If your daily practice of categorizing your time into “billable” (good for the company) and “non-billable” (cost for the company) then it is arguable too that you internalize these goals. You believe it necessary to be sufficiently “billable” for you and the company to succeed. But what of the many profitable industries hire workers that are not “billable” at all? How do they survive? If profitability were about billable hours, then many high value-add industries such as pharmaceuticals, investment banking, and oil & gas would simply go under.

Now I am noticing though that this disciplining about being sufficiently billable does not necessarily extend to more senior people. The more senior people I have spoken to don’t seem to be as concerned in “recovering” the cost of their labor. They seem to be satisfied by defining their non-billable time as “business development” which is “good for the company.” But not all workers have the ability to directly record their own entrepreneurial activities as “business development,” and thereby will be penalized for not meeting their target utilizations.

As I mentioned above, I WANT YOUR COMMENTS. How valid is my theory about the ostensible and effective purposes of the time tracking systems? Please tell me!


10 responses to “The Real Reason for Time Tracking Systems?

  1. Oh my, this is fantastic. In my experience, the client pays whatever they said they could afford to pay when the project began. If we go over, we seem to absorb it. I have so many time tracker stories from a variety of places:

    God forbid you are waiting for a PM to get you info and you bill to available! I have even tried to bill to knowledge sharing and have genuinly been reading research papers or usability reports, only to get the non-billable smack down from those up high!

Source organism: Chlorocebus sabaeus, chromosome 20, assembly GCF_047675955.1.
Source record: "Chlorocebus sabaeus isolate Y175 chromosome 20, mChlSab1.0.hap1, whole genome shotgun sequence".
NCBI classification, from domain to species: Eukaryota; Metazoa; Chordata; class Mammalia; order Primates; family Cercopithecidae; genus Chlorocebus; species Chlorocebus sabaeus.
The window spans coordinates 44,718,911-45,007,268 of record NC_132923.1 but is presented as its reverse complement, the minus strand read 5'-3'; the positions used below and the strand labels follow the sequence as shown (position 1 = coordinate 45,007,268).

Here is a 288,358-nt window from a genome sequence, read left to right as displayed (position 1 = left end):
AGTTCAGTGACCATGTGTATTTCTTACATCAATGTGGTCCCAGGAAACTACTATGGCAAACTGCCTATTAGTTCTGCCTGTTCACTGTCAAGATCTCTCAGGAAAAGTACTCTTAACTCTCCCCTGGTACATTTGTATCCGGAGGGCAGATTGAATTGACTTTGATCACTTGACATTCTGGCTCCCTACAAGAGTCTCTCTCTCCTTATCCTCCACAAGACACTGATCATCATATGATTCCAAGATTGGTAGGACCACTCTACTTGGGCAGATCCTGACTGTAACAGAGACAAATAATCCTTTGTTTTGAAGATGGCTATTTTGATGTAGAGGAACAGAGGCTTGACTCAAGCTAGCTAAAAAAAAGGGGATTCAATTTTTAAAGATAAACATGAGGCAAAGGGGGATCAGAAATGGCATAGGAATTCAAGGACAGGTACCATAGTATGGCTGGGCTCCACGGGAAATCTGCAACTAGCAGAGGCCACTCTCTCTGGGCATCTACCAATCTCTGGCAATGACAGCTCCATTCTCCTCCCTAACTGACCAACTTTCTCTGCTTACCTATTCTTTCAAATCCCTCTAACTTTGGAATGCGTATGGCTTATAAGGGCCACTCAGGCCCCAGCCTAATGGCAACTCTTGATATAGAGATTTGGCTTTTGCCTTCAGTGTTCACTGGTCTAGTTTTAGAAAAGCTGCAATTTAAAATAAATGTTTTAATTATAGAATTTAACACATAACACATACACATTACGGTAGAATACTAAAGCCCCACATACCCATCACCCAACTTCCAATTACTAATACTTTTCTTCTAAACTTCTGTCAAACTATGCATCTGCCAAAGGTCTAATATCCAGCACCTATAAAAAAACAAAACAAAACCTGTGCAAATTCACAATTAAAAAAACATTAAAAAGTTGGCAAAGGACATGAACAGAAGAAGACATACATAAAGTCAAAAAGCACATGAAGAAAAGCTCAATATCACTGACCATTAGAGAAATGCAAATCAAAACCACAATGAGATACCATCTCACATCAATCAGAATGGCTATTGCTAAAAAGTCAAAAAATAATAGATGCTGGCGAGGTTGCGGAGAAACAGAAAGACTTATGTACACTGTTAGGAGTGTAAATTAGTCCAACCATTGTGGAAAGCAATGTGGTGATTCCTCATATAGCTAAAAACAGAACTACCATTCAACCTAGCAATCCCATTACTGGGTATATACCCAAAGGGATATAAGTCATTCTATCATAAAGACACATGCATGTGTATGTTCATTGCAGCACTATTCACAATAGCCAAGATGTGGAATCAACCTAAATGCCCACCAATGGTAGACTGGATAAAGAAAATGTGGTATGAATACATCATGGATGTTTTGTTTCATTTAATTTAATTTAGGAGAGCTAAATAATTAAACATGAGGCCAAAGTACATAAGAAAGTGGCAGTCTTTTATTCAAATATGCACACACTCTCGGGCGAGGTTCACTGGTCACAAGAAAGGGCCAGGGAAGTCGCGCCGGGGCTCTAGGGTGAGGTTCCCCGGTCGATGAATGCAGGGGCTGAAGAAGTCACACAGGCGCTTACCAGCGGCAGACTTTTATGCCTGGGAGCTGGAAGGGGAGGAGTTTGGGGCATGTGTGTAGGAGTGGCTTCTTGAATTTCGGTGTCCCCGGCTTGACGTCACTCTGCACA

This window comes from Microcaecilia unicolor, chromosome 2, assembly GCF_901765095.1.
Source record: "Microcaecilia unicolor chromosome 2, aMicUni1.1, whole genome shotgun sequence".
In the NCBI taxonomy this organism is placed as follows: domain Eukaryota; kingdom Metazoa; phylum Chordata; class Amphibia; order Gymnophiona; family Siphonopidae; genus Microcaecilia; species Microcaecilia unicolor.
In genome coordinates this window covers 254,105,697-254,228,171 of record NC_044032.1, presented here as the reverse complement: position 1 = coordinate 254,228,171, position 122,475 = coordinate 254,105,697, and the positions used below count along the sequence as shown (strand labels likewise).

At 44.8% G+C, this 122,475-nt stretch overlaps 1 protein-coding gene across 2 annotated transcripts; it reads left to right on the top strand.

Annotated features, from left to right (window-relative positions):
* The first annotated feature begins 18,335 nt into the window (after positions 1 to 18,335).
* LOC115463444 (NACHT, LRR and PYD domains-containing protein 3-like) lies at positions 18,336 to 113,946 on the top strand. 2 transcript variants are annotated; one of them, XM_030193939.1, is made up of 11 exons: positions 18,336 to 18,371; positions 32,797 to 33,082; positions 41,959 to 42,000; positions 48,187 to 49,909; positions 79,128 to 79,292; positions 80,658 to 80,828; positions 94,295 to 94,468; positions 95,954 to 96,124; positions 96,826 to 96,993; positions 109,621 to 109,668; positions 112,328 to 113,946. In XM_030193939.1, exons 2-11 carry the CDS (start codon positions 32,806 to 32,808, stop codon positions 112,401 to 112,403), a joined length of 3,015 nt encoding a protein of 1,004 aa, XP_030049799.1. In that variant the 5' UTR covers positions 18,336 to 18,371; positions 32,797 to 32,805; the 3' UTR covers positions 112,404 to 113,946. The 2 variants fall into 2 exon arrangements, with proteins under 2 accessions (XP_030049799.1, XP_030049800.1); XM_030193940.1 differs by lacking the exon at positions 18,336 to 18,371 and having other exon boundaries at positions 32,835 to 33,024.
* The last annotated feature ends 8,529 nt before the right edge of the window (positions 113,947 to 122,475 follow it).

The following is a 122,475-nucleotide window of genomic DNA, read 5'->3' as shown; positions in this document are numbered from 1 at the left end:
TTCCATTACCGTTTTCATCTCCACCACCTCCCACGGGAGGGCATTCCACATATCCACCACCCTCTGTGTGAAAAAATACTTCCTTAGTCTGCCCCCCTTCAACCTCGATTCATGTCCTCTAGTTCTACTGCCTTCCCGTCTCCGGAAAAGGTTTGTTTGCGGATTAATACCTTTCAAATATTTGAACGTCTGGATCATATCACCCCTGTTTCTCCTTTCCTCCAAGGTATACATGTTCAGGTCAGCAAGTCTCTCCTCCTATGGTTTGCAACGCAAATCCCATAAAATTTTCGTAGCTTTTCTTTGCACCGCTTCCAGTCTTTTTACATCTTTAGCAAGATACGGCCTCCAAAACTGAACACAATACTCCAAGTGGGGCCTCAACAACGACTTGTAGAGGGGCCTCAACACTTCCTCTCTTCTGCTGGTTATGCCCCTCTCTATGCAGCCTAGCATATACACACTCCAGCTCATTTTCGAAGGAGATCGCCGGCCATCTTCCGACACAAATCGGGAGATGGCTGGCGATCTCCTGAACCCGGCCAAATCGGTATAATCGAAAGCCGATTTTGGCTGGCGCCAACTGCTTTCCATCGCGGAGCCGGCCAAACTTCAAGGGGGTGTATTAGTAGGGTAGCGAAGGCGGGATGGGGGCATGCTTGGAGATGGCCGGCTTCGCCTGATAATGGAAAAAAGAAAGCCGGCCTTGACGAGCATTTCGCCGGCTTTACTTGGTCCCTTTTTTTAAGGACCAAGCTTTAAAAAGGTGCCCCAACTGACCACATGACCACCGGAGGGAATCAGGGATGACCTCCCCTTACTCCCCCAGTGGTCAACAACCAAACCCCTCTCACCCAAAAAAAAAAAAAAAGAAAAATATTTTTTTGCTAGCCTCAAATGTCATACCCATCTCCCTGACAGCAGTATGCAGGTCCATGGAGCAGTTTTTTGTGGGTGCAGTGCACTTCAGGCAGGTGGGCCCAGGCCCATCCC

I was once even asked to put available time towards a project that was running low on hours.

    On one project I was once told NOT to bill weekend work at all because that would push us over budget. I’m sorry, but my client is not a buddy of mine and they shouldn’t get stuff for free (and neither should I have to work for them for free come to think of it).

    On the other hand, one agency I worked for had a time tracking system but had not convinced everyone of its value, so no one filled it in. It was a pretty relaxed place to work, and getting stuff done before the deadline was all that was required, not the number of hours it took you. If you juggled all your work successfully you were considered a success. I did wonder how we judged time for client estimates as there seemed to be no base from which to work. I also had doubts about how business savvy the owner was. Anyways, thats a whole other story….

    When consulting I have also been told to make sure I bill a minimum of 5 hours a day to get paid for a full day rather than a half day. Didn’t seem to matter if I actually didi 5 hours of work, just 5 hours in the TT.

    Not a scandelous post, it rings true to me, but I can think of lots of people who would wholly disagree (but maybe thats a part of the brainwashing).

  2. Interesting theory…

    But here’s a bit of a flaw. In your bonus-orinented example, the workers were able to pick and choose their work to hang more onto the “gravy” jobs to ensure those bonuses. (I know the same things tend to happen in union jobs — my brother-in-law complains that this happens all the time, and the non-gravy work still has to get done.)

    In the agency world — well, at least the one company you and I both know — each individual person should never have to be concerned about whether or not anything is, in fact, ultimately billed to the client. People are just asked to log the time they’ve worked.

    It is up to the accountants and the directors of given accounts to determine what they’ll ultimately send in an invoice to the company. Who cares if your 100 hours of hard labour is paid for by the client or sucked up as an expense? (Well, you probably *would* care if it happened — I’m sure it’s happened to me more times than I dare think about — but it shouldn’t be the mitigating factor in you logging the time you’ve spent.)

    Also, there’s the issue that you don’t get to choose the “gravy” jobs — you get stuck with something crappy, you gotta do it. Even if someone newer, and “less deserving” gets something you’d much prefer to do.